vaccinated. and they have little tolerance for a privileged sports star, expecting special treatment. anna coren, cnn. now, there's stormy weather in parts of the u.s., and we'll head to the cnn weather center for the latest across the country, ahead. but first, the funeral of former senate majority leader harry reid brought a host of political heavyweights to nevada, including the u.s. president. that's ahead. vicks super c is a daily supplement with vitamin c and b vitamins to help energize and replenish. dayquil severe is a max strength daytime, coughing, power through your day, medicine. new from vicks. feeling sluggish or weighed down? it could be a sign that your digestive system isn't working at it's best taking metamucil everyday can help.
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he gave you his word, he kept it. you could bank on it. that's how he got so much done for the good of the country for so many decades. >> u.s. president joe biden there remembering former senate majority leader harry reid in las vegas on saturday. mr. biden was among a number of political heavyweights who spoke at reid's memorial service,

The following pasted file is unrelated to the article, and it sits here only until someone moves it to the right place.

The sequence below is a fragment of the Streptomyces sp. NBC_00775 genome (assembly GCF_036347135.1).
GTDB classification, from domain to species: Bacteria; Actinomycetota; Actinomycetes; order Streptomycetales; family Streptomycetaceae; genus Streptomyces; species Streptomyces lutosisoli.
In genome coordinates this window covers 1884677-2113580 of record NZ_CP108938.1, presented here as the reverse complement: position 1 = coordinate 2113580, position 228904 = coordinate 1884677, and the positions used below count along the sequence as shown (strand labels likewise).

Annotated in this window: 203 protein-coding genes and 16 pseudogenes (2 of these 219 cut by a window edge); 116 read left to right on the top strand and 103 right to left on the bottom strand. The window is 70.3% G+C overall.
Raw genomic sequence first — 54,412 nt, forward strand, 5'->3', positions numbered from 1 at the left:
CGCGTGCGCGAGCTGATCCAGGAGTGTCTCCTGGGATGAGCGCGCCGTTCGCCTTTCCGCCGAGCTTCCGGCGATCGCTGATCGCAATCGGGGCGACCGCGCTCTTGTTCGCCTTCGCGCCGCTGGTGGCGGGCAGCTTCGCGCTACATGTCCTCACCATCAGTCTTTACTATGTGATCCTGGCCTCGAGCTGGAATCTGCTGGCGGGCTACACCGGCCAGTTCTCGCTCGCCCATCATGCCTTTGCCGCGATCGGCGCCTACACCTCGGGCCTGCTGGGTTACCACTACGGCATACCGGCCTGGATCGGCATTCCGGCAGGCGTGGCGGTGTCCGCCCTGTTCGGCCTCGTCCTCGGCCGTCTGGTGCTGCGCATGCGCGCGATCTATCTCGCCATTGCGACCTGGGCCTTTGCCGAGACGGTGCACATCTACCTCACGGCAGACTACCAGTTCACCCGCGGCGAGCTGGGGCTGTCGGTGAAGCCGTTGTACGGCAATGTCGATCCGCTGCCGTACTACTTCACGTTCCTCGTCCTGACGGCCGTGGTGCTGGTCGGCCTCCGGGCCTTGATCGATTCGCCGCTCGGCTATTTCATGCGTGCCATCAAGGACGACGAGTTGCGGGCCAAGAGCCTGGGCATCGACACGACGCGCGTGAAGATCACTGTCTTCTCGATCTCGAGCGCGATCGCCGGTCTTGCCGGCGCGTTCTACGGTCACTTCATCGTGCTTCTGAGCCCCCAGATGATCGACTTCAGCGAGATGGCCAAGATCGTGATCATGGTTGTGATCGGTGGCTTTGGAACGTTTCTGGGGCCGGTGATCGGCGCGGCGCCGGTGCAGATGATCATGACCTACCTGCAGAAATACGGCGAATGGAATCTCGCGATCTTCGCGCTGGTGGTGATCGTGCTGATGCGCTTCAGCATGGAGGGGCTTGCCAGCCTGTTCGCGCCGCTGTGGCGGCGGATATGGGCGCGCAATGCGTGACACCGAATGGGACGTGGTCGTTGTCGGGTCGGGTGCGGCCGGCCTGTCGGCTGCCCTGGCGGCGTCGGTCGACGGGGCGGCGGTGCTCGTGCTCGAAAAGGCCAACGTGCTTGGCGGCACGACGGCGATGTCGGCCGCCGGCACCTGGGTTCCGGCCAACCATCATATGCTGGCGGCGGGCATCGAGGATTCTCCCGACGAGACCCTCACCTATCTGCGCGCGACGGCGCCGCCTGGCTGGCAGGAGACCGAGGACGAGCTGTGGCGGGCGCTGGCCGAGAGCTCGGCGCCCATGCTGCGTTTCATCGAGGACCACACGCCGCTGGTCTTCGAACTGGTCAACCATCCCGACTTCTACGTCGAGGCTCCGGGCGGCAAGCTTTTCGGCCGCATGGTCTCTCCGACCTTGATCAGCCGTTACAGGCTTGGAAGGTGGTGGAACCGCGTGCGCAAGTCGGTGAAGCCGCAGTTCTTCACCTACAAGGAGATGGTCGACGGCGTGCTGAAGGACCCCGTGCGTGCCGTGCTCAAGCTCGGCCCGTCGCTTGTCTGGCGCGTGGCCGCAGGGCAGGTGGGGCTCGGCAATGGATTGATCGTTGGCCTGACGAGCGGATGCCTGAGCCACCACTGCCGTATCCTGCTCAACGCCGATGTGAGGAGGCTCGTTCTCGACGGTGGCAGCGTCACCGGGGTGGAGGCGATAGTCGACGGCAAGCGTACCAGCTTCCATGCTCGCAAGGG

which drew mourners from both sides of the aisle. former president barack obama gave reid credit for helping his own political rise and said today's democrats would do well to remember reid's pragmatic approach. jeff zeleny has hr. >> president biden and scores of democrats gathered here in las vegas on saturday to pay tribute to former senator harry reid for his lifetime of service in washington and here in his home state of nevada. for more than three decades, he worked in the halls of congress, passing some of the key legislative efforts of the era. certainly the affordable care act in the obama administration, saving social security during the bush administration, and so many more examples. the president hailed him as one of the greatest senate leaders of all time, and he also invoked his name in a fight for democracy. >> we have to restore the soul of america. no one knew it better than harry.